Ethical Wild Animal Tourism


Ethical Wild Animal Tourism


Eco, green and ethical-tourism have been buzz words on the travel scene for a while now, with many travel agencies and vacation groups focusing on eco-friendly ways to travel. Whilst this is commendable, and must be encouraged, the National Council of SPCAs wishes to extend this consciousness to wild animal friendly tourism both in South Africa and abroad.

So for now we ask you to forget your carbon footprint as the trail of destruction caused by the exploitation of wild animals in captivity should equally be cause for alarm.

Nowadays you will be hard pressed to find someone on social media that doesn't have at least one "Selfie” or photo with a tiger, lion cub, elephant, monkey or some other wild animal. Unfortunately people do not realise the cruelty that they are often supporting by paying people or facilities to have a photo or experience with these animals.

Often due to lack of awareness, many unsuspecting tourists and locals fall into the trap of believing a holiday around sunny South Africa to ‘take in the big five' and other wildlife romps causes no harm. And in some cases, they believe that they may even be supporting conservation or improving the welfare of wild animals. Unfortunately this is often far from the truth. Places that allow and encourage interactions with wild animals are exploiting these animals for financial gain.

Be aware of the following myths that are used to try to justify this type of animal exploitation:


1) Lionesses are not good mothers

Although lion breeders and captive lion facilities may mislead the public into believing they have stepped in to protect the welfare of the cubs, as they are abandoned by their mothers in captivity this is rarely the case. In actual fact, lionesses by nature are very good parents and are fiercely protective of their offspring.

According to Ainsley Hay, manager of the Wildlife Protection Unit at the NSPCA, forcibly removing the cubs from their mother is very traumatic to both the lionesses and her cubs, and usually done purely for financial gain.

It is unlikely that a facility will always have several baby cubs on hand for ‘petting' due to parental abandonment. It is more likely that this is a result of the growing captive bred lion industry seeking the financial rewards and incentives from the unsuspecting public.

2) Captive breeding of predators promotes conservation

Facilities that continuously breed wild animals for the purpose of removing their offspring to enable human interactions for profit only fulfils a recreation role; there is no educational or conservation message.

"People only learn that this is a cute wild animal that can be controlled for human entertainment,” says Hay.

Now, these once ‘wild' animals are bred specifically for unnatural colour mutations and morphs. These animals are often genetically compromised and can suffer from a variety of ailments and illnesses.

Once these animals are no longer considered cute and cuddly, or begin to exhibit their natural wild traits, they become fodder for trophy or canned hunting, or the lion bone wine industry.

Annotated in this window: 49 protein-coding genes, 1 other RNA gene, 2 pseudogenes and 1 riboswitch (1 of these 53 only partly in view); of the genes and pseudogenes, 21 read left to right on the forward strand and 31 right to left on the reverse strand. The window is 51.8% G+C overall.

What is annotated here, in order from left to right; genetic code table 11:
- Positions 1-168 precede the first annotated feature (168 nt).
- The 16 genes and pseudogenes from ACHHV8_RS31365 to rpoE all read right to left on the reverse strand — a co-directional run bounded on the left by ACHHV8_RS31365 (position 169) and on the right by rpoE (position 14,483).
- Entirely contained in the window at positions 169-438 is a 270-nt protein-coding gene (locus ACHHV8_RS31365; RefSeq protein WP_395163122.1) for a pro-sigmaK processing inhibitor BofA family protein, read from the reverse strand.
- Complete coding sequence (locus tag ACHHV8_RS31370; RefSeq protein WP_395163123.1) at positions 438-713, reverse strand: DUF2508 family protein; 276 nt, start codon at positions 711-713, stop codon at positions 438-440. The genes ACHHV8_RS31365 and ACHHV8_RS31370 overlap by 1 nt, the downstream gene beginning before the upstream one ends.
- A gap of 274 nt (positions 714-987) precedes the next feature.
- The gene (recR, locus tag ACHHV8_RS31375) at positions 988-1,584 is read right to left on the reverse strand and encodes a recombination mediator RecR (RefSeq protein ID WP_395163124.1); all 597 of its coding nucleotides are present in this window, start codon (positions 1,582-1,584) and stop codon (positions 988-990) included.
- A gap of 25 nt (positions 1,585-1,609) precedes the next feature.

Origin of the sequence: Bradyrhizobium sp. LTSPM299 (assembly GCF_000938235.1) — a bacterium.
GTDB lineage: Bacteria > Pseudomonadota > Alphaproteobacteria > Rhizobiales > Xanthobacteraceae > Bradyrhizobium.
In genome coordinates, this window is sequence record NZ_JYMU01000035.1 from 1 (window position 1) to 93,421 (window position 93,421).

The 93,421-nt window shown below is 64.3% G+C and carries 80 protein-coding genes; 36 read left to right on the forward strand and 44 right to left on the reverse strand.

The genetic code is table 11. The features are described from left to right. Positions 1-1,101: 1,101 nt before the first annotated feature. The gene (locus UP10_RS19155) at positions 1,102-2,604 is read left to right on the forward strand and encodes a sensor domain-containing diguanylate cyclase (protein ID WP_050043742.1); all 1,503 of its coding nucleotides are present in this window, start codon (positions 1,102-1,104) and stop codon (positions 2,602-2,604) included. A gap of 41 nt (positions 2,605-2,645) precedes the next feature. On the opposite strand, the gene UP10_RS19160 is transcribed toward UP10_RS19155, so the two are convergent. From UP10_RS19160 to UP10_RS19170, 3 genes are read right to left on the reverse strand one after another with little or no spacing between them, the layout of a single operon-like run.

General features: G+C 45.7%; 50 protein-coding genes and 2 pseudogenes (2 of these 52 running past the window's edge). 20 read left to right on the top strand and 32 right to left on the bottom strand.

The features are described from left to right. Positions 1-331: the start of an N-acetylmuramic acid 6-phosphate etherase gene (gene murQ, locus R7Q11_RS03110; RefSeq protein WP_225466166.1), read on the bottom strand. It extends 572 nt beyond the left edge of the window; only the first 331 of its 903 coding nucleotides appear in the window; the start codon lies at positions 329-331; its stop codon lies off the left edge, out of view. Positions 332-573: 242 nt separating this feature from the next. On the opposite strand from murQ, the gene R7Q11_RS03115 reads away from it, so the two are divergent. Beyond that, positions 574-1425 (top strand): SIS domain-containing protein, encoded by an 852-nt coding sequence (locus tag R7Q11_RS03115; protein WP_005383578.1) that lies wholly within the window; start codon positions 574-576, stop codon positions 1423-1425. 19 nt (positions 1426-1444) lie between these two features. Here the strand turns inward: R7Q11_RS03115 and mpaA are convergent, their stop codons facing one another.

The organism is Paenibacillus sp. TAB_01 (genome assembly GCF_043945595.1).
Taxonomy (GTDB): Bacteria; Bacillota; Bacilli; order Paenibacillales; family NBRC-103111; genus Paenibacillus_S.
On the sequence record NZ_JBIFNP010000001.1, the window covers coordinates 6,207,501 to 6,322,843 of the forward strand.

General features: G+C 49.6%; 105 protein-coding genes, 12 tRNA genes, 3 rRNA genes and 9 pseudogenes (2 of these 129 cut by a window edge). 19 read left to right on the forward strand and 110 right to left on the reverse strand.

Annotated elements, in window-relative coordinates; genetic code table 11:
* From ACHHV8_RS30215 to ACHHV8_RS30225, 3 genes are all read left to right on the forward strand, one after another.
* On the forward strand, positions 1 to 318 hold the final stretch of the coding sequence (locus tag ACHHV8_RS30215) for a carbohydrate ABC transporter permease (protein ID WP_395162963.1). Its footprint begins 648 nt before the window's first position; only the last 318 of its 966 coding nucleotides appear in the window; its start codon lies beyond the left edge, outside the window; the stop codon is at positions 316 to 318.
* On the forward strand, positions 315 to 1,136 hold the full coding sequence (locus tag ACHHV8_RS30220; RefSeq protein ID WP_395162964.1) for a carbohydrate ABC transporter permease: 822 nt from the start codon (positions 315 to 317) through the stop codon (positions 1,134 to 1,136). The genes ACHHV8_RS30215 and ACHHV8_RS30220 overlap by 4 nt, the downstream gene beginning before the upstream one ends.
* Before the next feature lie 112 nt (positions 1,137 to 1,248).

"This is not conservation,” states Hay. "It's farming.”


3) Animals that are bred in captivity are happy in captivity

Wild animals are not suited for tanks or cages – even those which are born into captivity. These animals have inherent natural behaviours that are not lost by captive breeding. Even the simple fact of confinement and lack of escape is extremely unnatural and stressful for a wild animal, even if bred in captivity. These complex animals have a barrage of inherent skills needed to deal with the difficult situations they find in the wild. Wild animals need more than food, shelter, and water in captivity; they need space, specific environments, and the appropriate social company with others of their own kind.

"Putting wild animals in cages or enclosures robs them of their most natural behaviours and daily stimulation that they need to live an enriched life,” says Hay.

Animals in captivity, the mentally ill and prisoners are the only documented cases of stereotypic behaviour, which is an unnatural repetitive behaviour that develops as a way to cope with continued stressful situations.

"That tiger pacing up and down, or that elephant swaying its head is not a normal behaviour,” explains Hay. ”We don't have to learn about the deep oceans or the stars by seeing them up close, so why do we feel that we need to learn about wild animals by seeing them locked in cages?”


4. Walking with Lions helps them get ready for a life in the wild

Lions and other predators will never be released into the wild if they are constantly exposed to humans and are used in "walk with lion” programs. These animals do not fear humans and see humans as food sources, so these animals would never survive in the wild, and their attempts to seek out humans in the wild would not be tolerated.


5. Elephants are trained with apples and love

Elephants are naturally strong animals that test their dominance and ranking by using their strength. Elephants will never willingly accept a saddle and riders. In order to force elephants to accept riders and submission these animals are chained, beaten and abused. The NSPCA has extensive evidence of this as highlighted in the Tuli Elephant and Elephants of Eden abuse scandal and cruelty cases.

The NSPCA cautions against supporting facilities that keep wild animals in captivity, and advises people to rather support facilities that allow wild animals to remain in the wild, or bona fide sanctuaries that provide safe havens and refuges to the victims of the captive wildlife industry. Supporting facilities that promote interactions with wild animals inadvertently compromises their welfare.


Updated 10 December 2014

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